The Education Department says it was trying to make it simpler for institutions to report crime and campus safety statistics required by the Jeanne Clery Disclosure of Campus Security Policy and Campus Crime Statistics Act. But experts in the law’s reporting requirements said the move — eliminating a thick department handbook guiding administrators — will cause even more confusion for institutions, and possibly more work.
Eliminating the Handbook for Campus Safety and Security Reporting does address complaints by colleges and universities that it required too much of administrators. But replacing the 265-page document with a 13-page addendum to another handbook, on administering financial aid, goes too far, said S. Daniel Carter, president of Safety Advisors for Educational Campuses. The consulting company advises institutions on the law’s requirement that federally funded institutions disseminate an annual security report to employees and students with statistics of campus crime.
“Instead of taking the time to correct the guidance, the department decided to throw the baby out with the bathwater,” said Carter, who published a blog post on the change.
The department announced it was rescinding the handbook two years ago, as part of U.S. Education Secretary Betsy Devos’s “commitment to reducing the regulatory burden on institutions,” according to a notice of the change.
The 265-page document had grown to include guidances that were not required by laws or regulations, the department said. Institutions, though, could still feel pressured to follow them for fear of being sanctioned.
The department referred also to a 2015 bipartisan Senate report on the regulation of higher education, which called the handbook “unnecessarily voluminous.”
Five years after the report, the department’s shorter addendum gives institutions more discretion to define such things as which campus administrators are required to report campus crime statistics to the department, and what area constitutes the campus in order to compile the data.
“Our goal was to provide guidance to institutions that would enable them to focus on maintaining a safe and secure environment, rather than spending time and resources generating reports that few students or parents consult, and that could overwhelm them with excessive data that obscures the most important and helpful parts of these reports,” the department’s announcement said.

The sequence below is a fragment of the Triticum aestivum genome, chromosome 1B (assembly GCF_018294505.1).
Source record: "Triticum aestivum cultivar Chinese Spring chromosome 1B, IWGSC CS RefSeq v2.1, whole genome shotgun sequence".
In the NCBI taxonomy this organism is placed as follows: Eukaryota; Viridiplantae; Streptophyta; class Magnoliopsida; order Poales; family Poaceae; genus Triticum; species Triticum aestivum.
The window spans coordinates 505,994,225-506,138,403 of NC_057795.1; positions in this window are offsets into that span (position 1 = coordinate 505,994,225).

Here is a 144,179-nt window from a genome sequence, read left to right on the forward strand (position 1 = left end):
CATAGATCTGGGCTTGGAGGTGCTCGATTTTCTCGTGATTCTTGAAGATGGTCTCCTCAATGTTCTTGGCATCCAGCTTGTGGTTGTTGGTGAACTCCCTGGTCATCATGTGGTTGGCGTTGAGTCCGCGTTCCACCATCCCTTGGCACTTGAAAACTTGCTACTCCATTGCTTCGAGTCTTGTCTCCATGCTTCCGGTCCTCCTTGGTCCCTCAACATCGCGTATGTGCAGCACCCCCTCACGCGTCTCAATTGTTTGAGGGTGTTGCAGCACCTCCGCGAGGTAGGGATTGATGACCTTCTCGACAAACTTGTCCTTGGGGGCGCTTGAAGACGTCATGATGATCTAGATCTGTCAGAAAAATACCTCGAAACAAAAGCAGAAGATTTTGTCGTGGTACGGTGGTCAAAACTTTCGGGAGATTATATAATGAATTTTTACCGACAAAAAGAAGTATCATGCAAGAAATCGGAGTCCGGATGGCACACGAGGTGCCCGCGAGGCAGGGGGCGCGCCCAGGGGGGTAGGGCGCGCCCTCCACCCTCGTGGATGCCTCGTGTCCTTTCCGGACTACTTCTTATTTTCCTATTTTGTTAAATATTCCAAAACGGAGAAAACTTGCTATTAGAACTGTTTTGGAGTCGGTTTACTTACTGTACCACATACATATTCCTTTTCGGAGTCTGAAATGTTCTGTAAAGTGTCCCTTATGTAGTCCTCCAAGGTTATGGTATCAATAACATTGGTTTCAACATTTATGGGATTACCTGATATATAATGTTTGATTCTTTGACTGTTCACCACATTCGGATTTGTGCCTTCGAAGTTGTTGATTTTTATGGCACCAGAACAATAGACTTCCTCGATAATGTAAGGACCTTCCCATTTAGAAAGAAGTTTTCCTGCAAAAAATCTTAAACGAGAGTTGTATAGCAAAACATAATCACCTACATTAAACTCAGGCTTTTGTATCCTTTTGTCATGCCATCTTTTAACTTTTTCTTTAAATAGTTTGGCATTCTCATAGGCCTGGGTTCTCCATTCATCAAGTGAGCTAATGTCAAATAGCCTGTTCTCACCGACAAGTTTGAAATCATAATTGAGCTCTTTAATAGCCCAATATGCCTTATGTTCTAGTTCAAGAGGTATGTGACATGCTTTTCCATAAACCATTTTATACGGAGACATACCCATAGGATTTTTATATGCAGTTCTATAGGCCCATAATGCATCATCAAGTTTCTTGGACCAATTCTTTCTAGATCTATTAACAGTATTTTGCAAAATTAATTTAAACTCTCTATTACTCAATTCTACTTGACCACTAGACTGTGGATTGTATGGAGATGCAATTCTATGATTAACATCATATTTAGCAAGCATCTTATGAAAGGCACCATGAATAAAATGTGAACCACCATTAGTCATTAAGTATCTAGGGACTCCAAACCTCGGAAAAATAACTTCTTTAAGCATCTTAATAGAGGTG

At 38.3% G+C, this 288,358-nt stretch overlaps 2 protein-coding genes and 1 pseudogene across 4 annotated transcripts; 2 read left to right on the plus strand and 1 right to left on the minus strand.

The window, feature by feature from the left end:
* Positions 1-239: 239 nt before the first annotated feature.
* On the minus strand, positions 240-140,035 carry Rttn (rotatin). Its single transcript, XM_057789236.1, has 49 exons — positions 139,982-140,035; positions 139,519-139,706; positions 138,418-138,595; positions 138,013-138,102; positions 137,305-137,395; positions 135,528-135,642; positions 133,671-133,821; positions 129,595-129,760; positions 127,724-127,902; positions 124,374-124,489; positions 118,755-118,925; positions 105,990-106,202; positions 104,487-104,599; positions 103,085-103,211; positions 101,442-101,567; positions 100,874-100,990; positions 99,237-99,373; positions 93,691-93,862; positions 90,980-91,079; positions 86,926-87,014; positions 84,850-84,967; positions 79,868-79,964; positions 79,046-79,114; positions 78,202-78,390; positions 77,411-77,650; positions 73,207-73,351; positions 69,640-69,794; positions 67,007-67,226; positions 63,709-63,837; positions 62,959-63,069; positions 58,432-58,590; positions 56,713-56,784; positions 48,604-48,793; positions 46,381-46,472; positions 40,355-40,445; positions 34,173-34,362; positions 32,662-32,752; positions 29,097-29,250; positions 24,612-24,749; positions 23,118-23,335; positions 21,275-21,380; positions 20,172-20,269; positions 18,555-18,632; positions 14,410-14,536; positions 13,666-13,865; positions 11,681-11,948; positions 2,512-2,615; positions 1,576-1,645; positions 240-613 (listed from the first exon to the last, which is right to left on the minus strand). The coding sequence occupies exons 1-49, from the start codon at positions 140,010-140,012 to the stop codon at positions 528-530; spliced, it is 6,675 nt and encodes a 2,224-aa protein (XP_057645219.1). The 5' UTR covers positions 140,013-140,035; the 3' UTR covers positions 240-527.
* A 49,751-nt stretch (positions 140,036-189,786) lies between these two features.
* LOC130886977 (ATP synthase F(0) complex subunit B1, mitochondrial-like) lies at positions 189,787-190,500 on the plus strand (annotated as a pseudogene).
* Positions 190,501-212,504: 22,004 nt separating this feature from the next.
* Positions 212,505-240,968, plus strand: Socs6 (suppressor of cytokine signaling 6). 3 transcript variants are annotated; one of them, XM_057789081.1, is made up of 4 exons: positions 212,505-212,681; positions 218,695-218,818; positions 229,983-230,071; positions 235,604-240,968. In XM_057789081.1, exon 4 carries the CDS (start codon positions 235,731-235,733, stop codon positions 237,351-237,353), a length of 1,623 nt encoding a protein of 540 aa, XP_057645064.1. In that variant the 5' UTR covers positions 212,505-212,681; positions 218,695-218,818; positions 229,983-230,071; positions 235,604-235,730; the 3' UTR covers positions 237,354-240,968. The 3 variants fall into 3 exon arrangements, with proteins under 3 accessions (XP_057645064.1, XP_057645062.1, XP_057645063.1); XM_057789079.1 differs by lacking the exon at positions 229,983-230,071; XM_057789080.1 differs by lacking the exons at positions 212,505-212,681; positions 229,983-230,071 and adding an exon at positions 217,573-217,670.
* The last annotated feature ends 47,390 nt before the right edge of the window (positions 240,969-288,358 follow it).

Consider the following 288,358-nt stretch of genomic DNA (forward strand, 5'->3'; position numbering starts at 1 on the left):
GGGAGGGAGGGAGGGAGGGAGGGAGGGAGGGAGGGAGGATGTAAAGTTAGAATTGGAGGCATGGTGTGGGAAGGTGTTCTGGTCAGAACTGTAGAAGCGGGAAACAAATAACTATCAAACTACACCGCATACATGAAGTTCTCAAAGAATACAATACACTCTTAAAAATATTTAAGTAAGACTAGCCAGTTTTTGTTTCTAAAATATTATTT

The move eliminates some reporting guidances that have frustrated institutions, Carter said, including giving the impression that faculty advisers to student groups have to file campus crime statistics.
The handbook had also said colleges’ Clery reports had to include the crime statistics of hotels if a student stayed there for two or more nights on college-sponsored trips.
“Those two alone were taking up a significant amount of time for people collecting information for the Clery Act,” he said.
The change was also welcomed by Terry Hartle, the American Council on Education’s senior vice president for government relations. The handbook, which over the years has become a compilation of answers the department has given to colleges’ questions, has grown beyond the original intent of the law, he said. Colleges have had to get crime statistics from foreign cities where their students are studying abroad and the cities where their teams have traveled to play, he said.
But, on the other hand, Carter worried that giving institutions more discretion to define terms would mean they would have to come up with the definitions with little guidance from the department, and without assurances the department will not object.
He and Abigail Boyer, associate executive director of the Clery Center, which also advises colleges on the reporting requirement, said also the handbook had described in plain terms what administrators are supposed to do.
“No guidance is perfect — we have, in fact, advocated for certain changes to the Handbook to address areas of overcomplication or confusion for institutions,” said a blog post by the Clery Center, which was founded by the parents of Jeanne Clery, a Lehigh University freshman who was raped and murdered in 1986, and for whom the law is named.
“However,” the post said, “we do not anticipate that there will be fewer questions with the rescission of this guidance altogether. The department just has one less resource available to help answer these persistent questions.”
In addition, Carter and Boyer said, they worry the data collected from colleges will reduce the quality of the data collected under the law because institutions will be using different definitions.
With Election Day approaching, it’s possible a Biden administration could bring the handbook back in a few months if he is elected. But Carter and Boyer said they were unsure what Biden would do.
“I think this is a little too far below his radar,” Carter said.